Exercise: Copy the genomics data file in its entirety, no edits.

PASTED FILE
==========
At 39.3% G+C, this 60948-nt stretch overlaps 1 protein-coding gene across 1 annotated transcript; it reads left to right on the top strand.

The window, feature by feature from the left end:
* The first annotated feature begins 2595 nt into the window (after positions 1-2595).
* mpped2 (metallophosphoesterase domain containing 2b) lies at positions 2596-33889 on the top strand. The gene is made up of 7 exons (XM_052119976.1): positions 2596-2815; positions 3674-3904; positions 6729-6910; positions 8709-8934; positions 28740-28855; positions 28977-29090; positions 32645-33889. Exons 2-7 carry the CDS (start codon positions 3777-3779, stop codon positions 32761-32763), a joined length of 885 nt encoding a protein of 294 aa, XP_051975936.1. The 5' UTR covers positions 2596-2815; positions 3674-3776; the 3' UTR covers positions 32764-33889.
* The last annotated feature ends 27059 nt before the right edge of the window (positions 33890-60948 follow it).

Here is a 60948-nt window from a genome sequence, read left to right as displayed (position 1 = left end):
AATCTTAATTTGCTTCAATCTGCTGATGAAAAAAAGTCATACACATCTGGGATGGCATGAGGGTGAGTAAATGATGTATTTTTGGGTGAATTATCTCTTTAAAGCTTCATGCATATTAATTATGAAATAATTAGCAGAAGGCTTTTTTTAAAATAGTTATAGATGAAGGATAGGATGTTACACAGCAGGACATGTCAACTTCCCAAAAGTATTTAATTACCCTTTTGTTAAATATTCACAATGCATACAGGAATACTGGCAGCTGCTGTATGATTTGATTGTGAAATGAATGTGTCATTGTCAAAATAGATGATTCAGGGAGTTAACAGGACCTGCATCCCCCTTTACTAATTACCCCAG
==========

At 39.3% G+C, this 60948-nt stretch overlaps 1 protein-coding gene across 1 annotated transcript; it reads left to right on the top strand.

The window, feature by feature from the left end:
* The first annotated feature begins 2595 nt into the window (after positions 1-2595).
* mpped2 (metallophosphoesterase domain containing 2b) lies at positions 2596-33889 on the top strand. The gene is made up of 7 exons (XM_052119976.1): positions 2596-2815; positions 3674-3904; positions 6729-6910; positions 8709-8934; positions 28740-28855; positions 28977-29090; positions 32645-33889. Exons 2-7 carry the CDS (start codon positions 3777-3779, stop codon positions 32761-32763), a joined length of 885 nt encoding a protein of 294 aa, XP_051975936.1. The 5' UTR covers positions 2596-2815; positions 3674-3776; the 3' UTR covers positions 32764-33889.
* The last annotated feature ends 27059 nt before the right edge of the window (positions 33890-60948 follow it).

Here is a 60948-nt window from a genome sequence, read left to right as displayed (position 1 = left end):
AATCTTAATTTGCTTCAATCTGCTGATGAAAAAAAGTCATACACATCTGGGATGGCATGAGGGTGAGTAAATGATGTATTTTTGGGTGAATTATCTCTTTAAAGCTTCATGCATATTAATTATGAAATAATTAGCAGAAGGCTTTTTTTAAAATAGTTATAGATGAAGGATAGGATGTTACACAGCAGGACATGTCAACTTCCCAAAAGTATTTAATTACCCTTTTGTTAAATATTCACAATGCATACAGGAATACTGGCAGCTGCTGTATGATTTGATTGTGAAATGAATGTGTCATTGTCAAAATAGATGATTCAGGGAGTTAACAGGACCTGCATCCCCCTTTACTAATTACCCCAG